Canvas is a versatile fabric good for everything from making handbags to top sails. But did you know there’s a rich history of cotton canvas fabric? Here are 13 Insane Things About Cotton Canvas you might not know.
An amazing and versatile plant, cotton is what canvas is made from. Both conventional and organic cotton are fairly sustainable crops. Organic cotton, however, requires much more water for production.
The word “canvas” comes from the Latin “cannabis,” and that’s because canvas was originally made from hemp. It was commonly used during the Italian Renaissance. The Venetians loved hemp canvas because it worked great in humid climates. For example, wood panels would warp with the water absorption. Canvas, however, held steady because it naturally repels water.
That’s right, canvas fabric is naturally waterproof! The way the material is woven keeps the weave very tight, and water naturally beads off the fabric. For extra water protection, canvas is sometimes treated with wax or chemicals.
As we said before, wood panels were not ideal for painting for long. When canvas came around, painters from all over the world were happy for the arrival of this new, innovative fabric. Stretched over wood frames, cotton canvas fabric is an excellent material for painting. Some canvas is coated with gesso before use. This prepares the canvas for painting.
The oldest surviving oil on canvas painting is of the French Madonna from around 1410. How’s that for durability?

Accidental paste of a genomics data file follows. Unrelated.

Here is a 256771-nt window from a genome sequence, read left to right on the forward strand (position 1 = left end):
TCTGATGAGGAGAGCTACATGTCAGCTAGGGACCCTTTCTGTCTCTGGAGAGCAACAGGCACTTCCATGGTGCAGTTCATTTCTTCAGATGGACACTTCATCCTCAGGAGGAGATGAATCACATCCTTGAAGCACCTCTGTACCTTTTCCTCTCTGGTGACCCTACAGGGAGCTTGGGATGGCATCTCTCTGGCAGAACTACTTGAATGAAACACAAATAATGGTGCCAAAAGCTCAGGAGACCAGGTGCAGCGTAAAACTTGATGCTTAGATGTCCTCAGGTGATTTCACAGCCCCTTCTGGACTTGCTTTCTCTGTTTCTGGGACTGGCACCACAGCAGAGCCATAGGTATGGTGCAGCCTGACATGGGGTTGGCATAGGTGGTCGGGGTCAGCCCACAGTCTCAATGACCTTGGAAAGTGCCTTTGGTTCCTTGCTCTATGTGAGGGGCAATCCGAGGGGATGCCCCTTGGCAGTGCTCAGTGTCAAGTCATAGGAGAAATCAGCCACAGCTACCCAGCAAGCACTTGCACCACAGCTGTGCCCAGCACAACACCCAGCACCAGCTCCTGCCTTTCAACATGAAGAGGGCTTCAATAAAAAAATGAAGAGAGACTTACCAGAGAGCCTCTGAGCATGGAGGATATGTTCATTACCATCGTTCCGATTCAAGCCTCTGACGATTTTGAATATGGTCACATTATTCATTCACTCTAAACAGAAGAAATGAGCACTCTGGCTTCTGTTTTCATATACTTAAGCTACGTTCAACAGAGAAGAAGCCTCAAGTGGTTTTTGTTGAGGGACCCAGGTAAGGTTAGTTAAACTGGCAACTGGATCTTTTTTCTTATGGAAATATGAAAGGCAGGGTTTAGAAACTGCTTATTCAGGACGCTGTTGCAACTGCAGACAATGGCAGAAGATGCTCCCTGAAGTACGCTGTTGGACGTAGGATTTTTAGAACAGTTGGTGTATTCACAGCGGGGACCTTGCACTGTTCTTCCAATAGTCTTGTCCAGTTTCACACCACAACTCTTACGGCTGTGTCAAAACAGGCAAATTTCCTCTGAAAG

These days, there are large format printers that can print images and patterns on canvas. From upholstery to your wedding photos, canvas is a good medium for imagery. Today, you don’t need to take a brush to canvas, however. We’ve got new technology for this.
The work “duck” is Dutch for “doek.” And here in the United States, we still use the term and classify cotton duck one of two ways: by weight in ounces per square yard or using a graded number system. The grading system works in reverse! Therefore, #10 fabric is lighter than #6.
While canvas was woven from hemp originally, people in ancient India were weaving cotton into canvas way back in 1500 B.C. Later, as trade opened up, cotton canvas was traded to Europe and other locations.
Canvas, as a water resistance, strong fabric makes for amazing sails. Canvas isn’t strained by tension stress or wind. It’s exceptionally durable. Not all sailors use canvas, however. Only people who like to sail in the original way like to use canvas sails.
And not just for sails! There are many marine uses for cotton canvas. For instance, covering seating on a boat with canvas protects your cushions and helps them resist mold and mildew. Canvas is also good for sunshades, flags, banners, and coverings.
Canvas is great for shoes! Keds are one brand of shoe that exclusively uses canvas to make their shoes, and with good reason. Canvas is durable, washable, and gosh-darn comfortable.
Cotton canvas fabric breaks down because it’s made from plants! However, if you treat your canvas with chemicals, the natural processes will be disrupted. As a biodegradable material, it’s better for the environment.
Cotton is a sustainable and renewable resource because it is planted and harvested yearly. Other materials, such as rayon, come from mature trees that can take upwards of 15 years to grow. As growing practices become even more sophisticated, we’ll see some major gains in making cotton an even more ethical crop.
No animals were harmed in the making of this canvas. Really. As a sustainable fabric, cotton canvas (especially organic cotton canvas fabric) is just about the more humane product available on the market today. It’s vegan, cruelty free, humane, and ethical.
Now go out and start DIYing.